here are many benefits of studying a postgrad degree: the opportunity to study something you love, to specialise in an area of interest or to gain personal and professional skills. However, a master’s is expensive, meaning you may have to consider its value in purely financial terms too. So let’s take a look at whether a postgrad degree will benefit you financially in the long run.
The good news is that the job prospects for postgrads are getting better. The latest research, from higher education careers service Prospects, shows that unemployment rates for master’s students six months after completing their course has fallen nearly two percentage points, from 9.4 to 7.5.
Figures from the Higher Education Statistics Agency (Hesa) confirm the upturn: in 2014 there were 7,550 more postgrads in professional jobs after graduating than in 2011.
Doing a master’s may take time but is a great investment for your career. Taking an online np , for example, will give you an edge among other jobseekers as it will equip you with an advanced skill sets you need in the industry.
That’s because some employers may not want to pay more money to a master’s graduate if they can appoint someone with a first degree who brings essentially the same skillset. That’s the view of Charlie Ball, head of higher education intelligence for the jobs site Prospects.
A lot of business and services employers don’t care much whether you have a degree in fine arts or in physics, says Ball. They are after the skills you’ve built up in your time as an undergraduate, not your specific set of knowledge. Similarly, having a master’s in something like history “doesn’t generally open up a different area of the jobs market”, he says.
Some graduates have the misconception that a postgraduate qualification will directly boost their earning potential, says Stephen Isherwood, chief executive of the Association of Graduate Recruiters. “The reality is that many employers often don’t treat postgrads any differently from those with a first degree unless they have a specific need for specialist knowledge.”
It is true that figures from the Hesa destination of leavers survey 2013-14 show postgraduates earn over £8,000 more than graduates. But this figure is so high because it includes those who’ve taken vocational postgrads, such as teachers; PhDs moving into academic roles; and MBAs – who are paid well when they move back into the commercial sector after gaining their qualification.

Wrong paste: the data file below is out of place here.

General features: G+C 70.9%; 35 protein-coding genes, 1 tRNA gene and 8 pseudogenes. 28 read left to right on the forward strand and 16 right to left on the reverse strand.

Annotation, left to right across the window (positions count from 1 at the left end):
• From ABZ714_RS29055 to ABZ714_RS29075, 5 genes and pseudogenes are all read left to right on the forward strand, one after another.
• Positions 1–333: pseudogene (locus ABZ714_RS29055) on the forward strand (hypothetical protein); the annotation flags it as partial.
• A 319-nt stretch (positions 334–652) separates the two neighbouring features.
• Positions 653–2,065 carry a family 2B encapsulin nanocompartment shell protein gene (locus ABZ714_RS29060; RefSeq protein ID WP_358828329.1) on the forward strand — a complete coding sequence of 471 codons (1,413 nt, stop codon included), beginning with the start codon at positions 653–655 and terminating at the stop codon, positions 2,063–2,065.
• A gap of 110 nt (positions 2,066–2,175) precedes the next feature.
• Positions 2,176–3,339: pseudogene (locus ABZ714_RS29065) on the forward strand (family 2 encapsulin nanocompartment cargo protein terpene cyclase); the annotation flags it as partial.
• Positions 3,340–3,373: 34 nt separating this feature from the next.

So choosing a course that will get you specialist knowledge or skills is important if you want to become a postgraduate jobseeker that employers will fight for.
Alison Armstrong, a careers advisor at Bournemouth University, says many students she talks to choose to do a master’s to improve their career prospects. “Often students are focused, have chosen a specific area to study, and have already researched the content and the destination statistics of that particular course,” she says. “They have a clear idea about why they’re studying and where the postgrad will get them.”
A nurse who takes the time to specialise will leap a few salary rungs, and will gain access to promotions and opportunities that would otherwise be unavailable. A maths or science graduate who chooses a master’s that fosters quantitative skills, or helps them learn how to manipulate big data, is likely to find employers are keen to recruit and prepared to pay more for abilities that are currently in high demand.
There is a particular shortage at the moment of social workers, teachers (in certain subjects) and quantity surveyors. So an extra qualification in those areas puts postgraduates in a strong position to find a job in a location they want, as well as some negotiating room when it comes to salary.
But what about if you’re not sure of the next step after university, have enjoyed your first degree, and are thinking of continuing with your subject at postgraduate level?
Think hard before taking the leap, experts advise. “If you want to do a master’s to deepen and explore your fascination for the subject, then that is fantastic. But it’s best not to do it because you don’t know what else to do,” says Armstrong. “Postgraduate study can be extremely rewarding, but it’s also tough, so it’s important to know exactly what you are letting yourself in for.”
Studying a postgrad degree abroad may be a smart financial move. “My friends and I are applying to European universities, where a postgrad costs around €1,500 (instead of around £6,000-£9,000),” says Saul O’Keeffe, who is currently working in communications. Several of O’Keeffe’s friends have already left the country to embark on further study. Others intend to follow. “Most of them are enjoying it so much they don’t want to come back,” he says.
Research from the UK commission for employment and skills suggests that by 2022, 14% of all UK jobs will require a postgraduate qualification, (pdf p.111 table 5.8), so even if you don’t do a postgraduate course right away, you may want to embark on one mid-career. This can have major advantages, in that employers may be willing to pay the fees, and even give you time off to help with workload.
Having a master’s “can give students an edge”, says Armstrong, but this always needs to be coupled with work experience and a range of extracurricular activities. If you’re going to do a postgraduate course, she says, make the most of every opportunity you can find or create for yourself.